Oli avoids NCP secretariat meeting on MCC

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Kathmandu, May 23

Prime Minister KP Sharma Oli did not attend a meeting called by the Secretariat of the ruling Nepal Communist Party (NCP) today to discuss the Millennium Challenge Corporation agreement and some budgetary issues.

Party Spokesperson Narayan Kaji Shrestha said that other leaders of the nine-member secretariat discussed issues, but the meeting could not take any decision as the prime minister was absent.

The party Secretariat had called two members of the party’s MCC related task force — Bhim Bahadur Rawal and Pradeep Kumar Gyawali, Minister of Energy, Water Resources and Irrigation Barshaman Pun and Managing Director of Nepal Electricity Authority Kulman Ghising to discuss MCC issues.

Khanal and Rawal had recently submitted a joint letter to PM Oli demanding to know if the government’s pledge to build Lapsiphedi-Ratmate-Hetauda and Lapsiphedi–Ratmate-Damauli-Butwal 400 kV electricity transmission line was a manifestation of its preparation to endorse the MCC agreement with United States of America.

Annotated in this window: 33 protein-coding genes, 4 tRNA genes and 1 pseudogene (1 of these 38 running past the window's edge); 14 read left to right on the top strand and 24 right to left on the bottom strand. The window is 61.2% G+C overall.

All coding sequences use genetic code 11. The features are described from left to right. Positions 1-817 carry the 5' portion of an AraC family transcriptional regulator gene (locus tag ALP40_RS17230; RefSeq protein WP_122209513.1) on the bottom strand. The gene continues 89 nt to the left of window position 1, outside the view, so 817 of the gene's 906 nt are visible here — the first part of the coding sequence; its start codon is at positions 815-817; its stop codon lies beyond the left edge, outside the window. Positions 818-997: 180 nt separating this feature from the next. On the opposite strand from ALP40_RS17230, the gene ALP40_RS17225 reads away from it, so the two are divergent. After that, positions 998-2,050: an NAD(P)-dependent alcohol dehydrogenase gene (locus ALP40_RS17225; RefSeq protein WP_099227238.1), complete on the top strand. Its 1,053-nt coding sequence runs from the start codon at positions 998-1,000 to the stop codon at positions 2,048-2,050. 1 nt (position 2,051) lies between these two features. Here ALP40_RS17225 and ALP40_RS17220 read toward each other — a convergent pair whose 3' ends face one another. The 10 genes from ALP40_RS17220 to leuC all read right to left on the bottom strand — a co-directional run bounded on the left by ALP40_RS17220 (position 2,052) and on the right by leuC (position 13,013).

NCP is divided over MCC issues with the prime minister favouring ratification of the agreement and some party leaders favouring amendment to the agreement before parliamentary ratification.

The task force formed under senior leader of the party Jhalanath Khanal had submitted a report saying the MCC agreement was against national interest and it should not be ratified by the Parliament in its current form.

The PM has said there is nothing in the agreement that warrants further discussion. Under the MCC agreement, the US will provide a grant of $ 500 million for various projects. In July last year, the government registered the MCC agreement in the Parliament Secretariat for ratification.

The $500-million grant is part of the $630-million ‘compact programme’ designed by the MCC, an independent foreign aid agency of the US government, for Nepal.

The money will be used to build energy and transport network in Nepal, paving the way for the country to attract more domestic and foreign investment, foster economic growth and reduce poverty.


A version of this article appears in e-paper on May 24, 2020, of The Himalayan Times.



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